Empower: the secret behind an overused word
Words are like reality stars.
They have their 15 minutes of fame.
As a lifelong logophile, I watch mindfully as words are pushed into and then out of favor. I pay close attention to what word is suddenly every marketers’ or headline writer’s favorite. Then I empathize when that once-dignified word is tossed aside for some sexier collection of consonants and vowels.
Lately, I’ve been noticing the word “empower” is having a moment.
It makes me happy and sad. It’s a word I fell for in my younger days.
I leaned into “empower” as a word, as an idea, when I was in college, learning about the minority experience, volunteering in working poor neighborhoods of Phoenix as I was taking courses on social psychology, cultural development and women’s studies.
I loved “empower” because she spoke of a rising. To me, she connoted a rebirth of something inherent and dynamic. She felt very feminine in her spirit.
When I look at her definition today, I see those who have made logophilia their profession define “empower” as “to give official authority to.” That’s the definition marked with a number 1.
In the context of the late 1990s, I felt empower was being used in the sense of empowering ourselves, not waiting for official power. It was a bold and delicious – and not new — idea. It encoded the idea that people who traditionally did not have access to power (or who were grudgingly given limited, controlled and conditional access), could award themselves the gift of momentum, of right, of human entitlement.
But it was the third definition (the second is “enable”) that truly caught my eye and heart. Ms. Merriam Webster told me empower means to promote the self-actualization or influence of.
That is a definition I can get fully behind.
And it’s a meaning that makes sense in the context I am seeing the word come up and out into the common parlance.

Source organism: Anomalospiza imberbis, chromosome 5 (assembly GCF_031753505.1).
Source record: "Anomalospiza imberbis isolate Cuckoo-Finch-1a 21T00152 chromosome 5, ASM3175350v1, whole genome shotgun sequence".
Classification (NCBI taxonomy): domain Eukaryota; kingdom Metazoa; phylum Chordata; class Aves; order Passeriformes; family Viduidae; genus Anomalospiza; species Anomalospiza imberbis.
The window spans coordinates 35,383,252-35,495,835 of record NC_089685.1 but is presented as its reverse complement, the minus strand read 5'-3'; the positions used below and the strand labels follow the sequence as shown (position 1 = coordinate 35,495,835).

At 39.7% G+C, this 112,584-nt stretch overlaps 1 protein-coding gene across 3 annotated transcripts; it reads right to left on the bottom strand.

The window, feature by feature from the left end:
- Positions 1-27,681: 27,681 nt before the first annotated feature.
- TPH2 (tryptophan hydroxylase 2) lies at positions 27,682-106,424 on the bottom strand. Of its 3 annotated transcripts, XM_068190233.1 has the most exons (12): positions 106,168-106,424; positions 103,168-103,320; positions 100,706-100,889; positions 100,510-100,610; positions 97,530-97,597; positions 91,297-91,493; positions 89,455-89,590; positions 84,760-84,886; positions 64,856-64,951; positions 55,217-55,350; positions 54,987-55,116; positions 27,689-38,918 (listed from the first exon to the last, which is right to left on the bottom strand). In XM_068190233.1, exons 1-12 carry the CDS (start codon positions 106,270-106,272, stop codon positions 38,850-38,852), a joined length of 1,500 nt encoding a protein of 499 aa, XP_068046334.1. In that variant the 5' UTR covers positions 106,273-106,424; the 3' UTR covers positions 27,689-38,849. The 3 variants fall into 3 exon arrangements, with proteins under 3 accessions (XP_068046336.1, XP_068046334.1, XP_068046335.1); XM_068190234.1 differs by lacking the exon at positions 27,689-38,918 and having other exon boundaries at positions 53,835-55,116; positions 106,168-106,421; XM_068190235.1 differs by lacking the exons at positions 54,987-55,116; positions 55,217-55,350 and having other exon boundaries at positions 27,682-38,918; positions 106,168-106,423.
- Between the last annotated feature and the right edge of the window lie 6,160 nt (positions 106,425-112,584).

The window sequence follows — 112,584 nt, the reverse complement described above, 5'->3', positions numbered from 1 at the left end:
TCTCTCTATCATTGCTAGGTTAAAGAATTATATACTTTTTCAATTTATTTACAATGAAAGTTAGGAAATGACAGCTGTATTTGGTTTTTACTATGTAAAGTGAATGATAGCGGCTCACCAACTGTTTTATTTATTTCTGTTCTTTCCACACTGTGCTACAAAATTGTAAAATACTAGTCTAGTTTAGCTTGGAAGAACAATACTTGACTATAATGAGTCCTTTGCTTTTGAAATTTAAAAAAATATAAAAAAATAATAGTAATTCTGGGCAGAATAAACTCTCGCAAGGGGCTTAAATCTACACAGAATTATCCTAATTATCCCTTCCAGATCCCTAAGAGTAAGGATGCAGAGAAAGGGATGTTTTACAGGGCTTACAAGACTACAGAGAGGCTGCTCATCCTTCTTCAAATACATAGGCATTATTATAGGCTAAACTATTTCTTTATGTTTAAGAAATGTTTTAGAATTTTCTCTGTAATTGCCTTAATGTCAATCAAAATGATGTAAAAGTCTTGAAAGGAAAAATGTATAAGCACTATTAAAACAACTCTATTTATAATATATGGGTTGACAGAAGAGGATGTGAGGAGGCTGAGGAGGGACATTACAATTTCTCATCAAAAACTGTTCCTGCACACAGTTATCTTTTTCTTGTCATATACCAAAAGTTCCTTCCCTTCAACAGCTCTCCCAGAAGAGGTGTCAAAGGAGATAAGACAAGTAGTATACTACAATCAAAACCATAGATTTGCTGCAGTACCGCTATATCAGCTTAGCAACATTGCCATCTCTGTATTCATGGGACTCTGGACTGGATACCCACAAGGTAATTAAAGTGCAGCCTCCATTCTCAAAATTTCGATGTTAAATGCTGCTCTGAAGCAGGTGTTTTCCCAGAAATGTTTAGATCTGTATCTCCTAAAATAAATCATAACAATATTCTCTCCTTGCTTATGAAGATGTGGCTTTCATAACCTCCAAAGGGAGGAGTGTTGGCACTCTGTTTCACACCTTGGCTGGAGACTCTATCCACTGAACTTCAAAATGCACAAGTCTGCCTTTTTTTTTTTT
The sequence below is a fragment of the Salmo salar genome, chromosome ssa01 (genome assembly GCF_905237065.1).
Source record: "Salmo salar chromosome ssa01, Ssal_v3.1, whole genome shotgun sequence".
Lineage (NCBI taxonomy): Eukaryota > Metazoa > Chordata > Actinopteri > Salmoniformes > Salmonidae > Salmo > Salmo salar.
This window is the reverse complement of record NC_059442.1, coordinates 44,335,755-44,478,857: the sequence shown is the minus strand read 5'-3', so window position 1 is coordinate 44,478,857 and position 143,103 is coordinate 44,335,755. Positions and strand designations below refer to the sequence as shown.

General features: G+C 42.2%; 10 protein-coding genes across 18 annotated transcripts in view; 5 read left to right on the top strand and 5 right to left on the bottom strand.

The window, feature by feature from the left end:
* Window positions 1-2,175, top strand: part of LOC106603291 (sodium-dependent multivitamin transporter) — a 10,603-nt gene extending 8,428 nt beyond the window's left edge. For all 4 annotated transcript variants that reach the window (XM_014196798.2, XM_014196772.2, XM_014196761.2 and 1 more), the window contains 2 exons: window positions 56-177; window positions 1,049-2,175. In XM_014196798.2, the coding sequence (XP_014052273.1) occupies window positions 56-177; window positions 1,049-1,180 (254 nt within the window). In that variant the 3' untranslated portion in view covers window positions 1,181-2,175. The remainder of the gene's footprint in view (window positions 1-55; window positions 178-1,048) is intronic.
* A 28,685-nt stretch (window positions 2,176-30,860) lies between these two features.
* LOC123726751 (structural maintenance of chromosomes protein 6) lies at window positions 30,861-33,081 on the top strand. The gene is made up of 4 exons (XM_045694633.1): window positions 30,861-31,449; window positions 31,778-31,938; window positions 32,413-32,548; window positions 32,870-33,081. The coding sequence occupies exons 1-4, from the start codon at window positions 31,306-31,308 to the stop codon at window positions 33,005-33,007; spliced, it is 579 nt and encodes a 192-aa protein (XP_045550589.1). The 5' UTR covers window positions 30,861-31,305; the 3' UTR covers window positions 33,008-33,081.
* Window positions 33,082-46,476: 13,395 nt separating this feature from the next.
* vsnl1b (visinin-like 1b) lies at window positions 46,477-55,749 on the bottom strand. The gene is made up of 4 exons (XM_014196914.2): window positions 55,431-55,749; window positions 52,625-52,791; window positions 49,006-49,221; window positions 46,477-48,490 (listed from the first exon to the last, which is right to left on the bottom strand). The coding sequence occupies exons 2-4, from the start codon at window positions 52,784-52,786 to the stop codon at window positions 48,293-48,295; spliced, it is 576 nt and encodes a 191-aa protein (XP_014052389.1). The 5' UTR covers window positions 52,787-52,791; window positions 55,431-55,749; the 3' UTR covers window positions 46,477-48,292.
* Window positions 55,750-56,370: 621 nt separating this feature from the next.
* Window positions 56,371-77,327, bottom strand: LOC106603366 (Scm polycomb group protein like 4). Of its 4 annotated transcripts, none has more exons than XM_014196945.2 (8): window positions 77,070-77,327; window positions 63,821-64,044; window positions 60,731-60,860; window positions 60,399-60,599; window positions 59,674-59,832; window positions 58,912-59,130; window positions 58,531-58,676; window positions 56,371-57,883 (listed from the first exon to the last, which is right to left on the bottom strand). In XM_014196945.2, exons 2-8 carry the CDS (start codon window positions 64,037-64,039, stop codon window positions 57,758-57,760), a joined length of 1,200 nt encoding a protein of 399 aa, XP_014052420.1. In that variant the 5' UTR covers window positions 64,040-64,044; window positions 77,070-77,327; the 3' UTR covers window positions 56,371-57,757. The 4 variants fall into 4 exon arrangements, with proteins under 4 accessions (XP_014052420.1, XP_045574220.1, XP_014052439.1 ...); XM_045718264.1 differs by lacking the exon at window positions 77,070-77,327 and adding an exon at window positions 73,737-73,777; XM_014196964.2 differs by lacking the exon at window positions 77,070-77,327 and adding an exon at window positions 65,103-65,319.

I have been seeing “empower” applied frequently to feminine endeavors – whether they be women-led businesses with social good components or creative leadership, women-centered movements or support organizations or more feminine ways of leading and changing the world.
To me, the word empower carries with her a usurping quality. Not always directly and harshly designed to overthrow current power, but to present a new (and ancient), more productive and efficient way of wielding it.
The opposite of empower is to disqualify, to demean, to diminish. It is about exercising power over.
Empower is about embracing power with.
Empower is about embracing power with.
Sadly, power with is a form of power we have been taught to be wary of. Both men and women have learned to be skeptical of working together, of seeing competitors as sources of inspiration and collaboration, of giving power to anyone else. We were taught to hold on to our power, possessively, and to use it in the context that was most sanctioned by the status quo. I can think of dozens of times in my professional career or personal life when someone wanted to help me, to share their power via their insight or experience, with me, and I turned them away. I was insecure about my own power then, and hoarding the idea I had to have power over my own ideas in that moment. Or I was afraid I might be taken advantage of, hurt, or screwed over, something that, again sadly, was imprinted on me as a girl as a form of protection. And I believed to a great extent. While I was taught the world was safe, I was also taught to always be mindful of my vulnerabilities, my weaknesses, to protect me from being harmed by a man more powerful than me.
As a culture, we have been taught that to win we must defeat, and demoralize, our opponents. Be it war or football or business, this was the ethic. Then, once that opponent is decimated, we get to come in with our rightfully earned power over to tell those ailing losers what they have been doing wrong, according to our own precepts and ideas.
What makes me glad about the rising use of empower is that it connotes we are beginning to release those old stories, those power over ways of operating. It tells me we are beginning to see and try out and feel power with.
As a logophile and as a brand strategist, it’s my job to steer my clients away from overused phrases or words.
This is what makes me sad about certain words becoming popular.
Because to me even as the frequent use of “empower” tells a story of our evolving relationship with power, it has begun to be used so commonly that its beautiful, harmonic clarion bell tone is muffled to nearly nothing.
For now, the particular sound of its call to us to self-actualize, to awaken, to rise is perhaps dim, faint, muted from repetition.
The good news, even for a logophile like me, is that words are words. Ultimately they are inert symbols of meaning.
The popularity of words may dull their meaning. And yet.
The spirit and the momentum words embody are alive, active, real.
And they are much more difficult to defeat.